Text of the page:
Certainly, this is not the same league-dominating 15-1 team that everyone was used to seeing last season. The Packers show many signs of inconsistency on both sides of the ball. This is not what was expected from the team that was predicted by many to hoist the Lombardi Trophy at season's end.
However, the three losses they have suffered this season should not constitute the pressing of the "panic" button just yet. There are a few positives that the Packers can hold on to and use to get back on track.
Here are five reasons why the Packers should hold off on pushing the "panic" button.
Week 5 is coming to a close, meaning it is only the second week of October, meaning it is still early in the NFL season. A 2-3 record is a little surprising for a Super Bowl favorite. However, it is only one game under .500 with still 11 games to go.
The last two Super Bowl Champions—Green Bay being one of them—did not win more than 10 games in the regular season. The Packers of 2010 and New York Giants of last season won their last two games of the regular season to squeak their way into the playoffs.
That goes to show: It is not how you start, but how you finish.
Yet, they have still managed to put up 22 points a game. Not bad when you are facing the stingiest defenses the league has to offer.
Yes, the offense has looked out of sync and their running game is non-existent, but how much of that is due to the defenses they have played? The answer is much of it.
Let's see how the offense executes as the season progresses before we say it has lost its firepower.
The Packers have had to face the two toughest defenses in the league in Week 1 and 2, and then they had to travel to Seattle and the "12th man" on Monday Night Football.
There is no doubt that is a tough way to start off a season. However, the schedule gets a little lighter as the season goes on. The combined record of the opponents they have left to face is 31-22.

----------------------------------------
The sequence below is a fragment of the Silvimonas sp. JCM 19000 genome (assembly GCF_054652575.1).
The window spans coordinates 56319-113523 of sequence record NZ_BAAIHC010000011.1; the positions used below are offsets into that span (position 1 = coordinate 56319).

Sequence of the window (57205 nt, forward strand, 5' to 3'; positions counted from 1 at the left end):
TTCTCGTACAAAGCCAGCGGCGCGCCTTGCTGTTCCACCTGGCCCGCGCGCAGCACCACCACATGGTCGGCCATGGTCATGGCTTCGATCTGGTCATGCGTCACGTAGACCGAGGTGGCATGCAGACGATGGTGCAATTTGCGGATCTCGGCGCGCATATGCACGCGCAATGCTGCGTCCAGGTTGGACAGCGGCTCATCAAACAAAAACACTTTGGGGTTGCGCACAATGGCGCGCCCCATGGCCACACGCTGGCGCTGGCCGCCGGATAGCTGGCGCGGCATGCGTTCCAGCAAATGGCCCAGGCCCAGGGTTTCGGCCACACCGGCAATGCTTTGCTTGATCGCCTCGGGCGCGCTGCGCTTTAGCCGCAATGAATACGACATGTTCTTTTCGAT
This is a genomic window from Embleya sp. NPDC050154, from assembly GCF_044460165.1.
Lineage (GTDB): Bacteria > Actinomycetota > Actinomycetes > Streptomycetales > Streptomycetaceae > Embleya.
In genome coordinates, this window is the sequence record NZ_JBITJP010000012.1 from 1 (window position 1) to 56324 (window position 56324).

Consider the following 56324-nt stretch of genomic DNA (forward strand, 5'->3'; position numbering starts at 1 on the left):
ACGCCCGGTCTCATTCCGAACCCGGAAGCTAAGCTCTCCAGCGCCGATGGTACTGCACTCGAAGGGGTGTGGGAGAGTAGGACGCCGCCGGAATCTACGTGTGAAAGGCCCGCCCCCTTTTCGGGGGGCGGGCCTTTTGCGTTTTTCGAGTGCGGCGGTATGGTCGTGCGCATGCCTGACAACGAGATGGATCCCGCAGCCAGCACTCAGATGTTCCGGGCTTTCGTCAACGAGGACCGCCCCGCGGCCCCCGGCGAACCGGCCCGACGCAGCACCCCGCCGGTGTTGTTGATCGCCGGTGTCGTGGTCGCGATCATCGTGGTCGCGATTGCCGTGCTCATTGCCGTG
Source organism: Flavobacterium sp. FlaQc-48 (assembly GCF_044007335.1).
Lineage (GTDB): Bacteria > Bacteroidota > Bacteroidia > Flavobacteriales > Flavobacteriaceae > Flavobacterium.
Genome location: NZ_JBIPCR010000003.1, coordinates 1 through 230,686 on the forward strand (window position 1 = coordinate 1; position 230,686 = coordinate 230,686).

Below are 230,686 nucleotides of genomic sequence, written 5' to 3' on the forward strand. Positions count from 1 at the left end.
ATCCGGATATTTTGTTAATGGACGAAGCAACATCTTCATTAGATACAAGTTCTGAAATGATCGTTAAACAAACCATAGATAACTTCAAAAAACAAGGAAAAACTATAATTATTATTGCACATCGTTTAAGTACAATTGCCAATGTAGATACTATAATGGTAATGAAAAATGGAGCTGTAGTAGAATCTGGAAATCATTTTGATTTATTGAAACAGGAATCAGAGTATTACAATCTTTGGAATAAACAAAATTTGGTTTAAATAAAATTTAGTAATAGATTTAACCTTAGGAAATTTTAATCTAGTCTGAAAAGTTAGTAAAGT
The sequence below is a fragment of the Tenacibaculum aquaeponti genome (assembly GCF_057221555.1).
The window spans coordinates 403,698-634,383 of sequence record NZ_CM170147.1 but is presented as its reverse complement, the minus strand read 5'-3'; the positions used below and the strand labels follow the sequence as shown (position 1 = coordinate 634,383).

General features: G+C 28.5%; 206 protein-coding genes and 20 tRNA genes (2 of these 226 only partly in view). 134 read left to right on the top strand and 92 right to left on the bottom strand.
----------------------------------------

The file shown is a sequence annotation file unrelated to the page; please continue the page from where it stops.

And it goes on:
Five of those games are against division opponents, which they have owned since Aaron Rodgers took over as starter. Since 2008, the Packers are 19-6 against division opponents.They are already 1-0 in the division this season.
We will have to wait and see how the Packers play against weaker opponents before they can be counted out.
Many would say the Packers backs are against the wall. They face the undefeated Houston Texans in Houston on Sunday night.
RB Cedric Benson and TE Jermichael Finley statuses are unknown, WR Greg Jennings is out indefinitely with a groin injury and their defense is struggling to stop anybody.
Count Green Bay out if you want, but this team knows adversity. It placed 16 players on injured reserve—Finley being one of them—en route to its Super Bowl in 2010. It also lost its two veteran playmakers in the first half of the Super Bowl with CB Charles Woodson and WR Donald Driver going down.
In midst of all of that, the Packers walked off the field as Super Bowl champions. This team is led by veterans and remarkable playmakers such as Woodson and LB Clay Matthews, so righting the ship is very much possible.
Until further notice, the Packers have the reigning regular season MVP on their roster with Rodgers.
So far, he is not having the extraordinary season he had a year ago, but he is still putting up top-tier statistics. Rodgers is currently top five among quarterbacks in completion percentage and touchdowns, despite facing some of the most ball-hawking defenses in the league.
Only two of their remaining opponents have defenses that are in the top 10 in passing yards allowed. Rodgers and the offense have a solid chance to kill teams with their aerial attack the rest of the way.
Rodgers has never really had a running game to accompany him, so not having one this season will not stop him. However, one thing he will need is proper protection from his offensive line. Rodgers is currently the second most sacked QB in the league and is taking unnecessary hits.
If he gets that protection, there is no question that Rodgers will lead the Pack back to the promise land.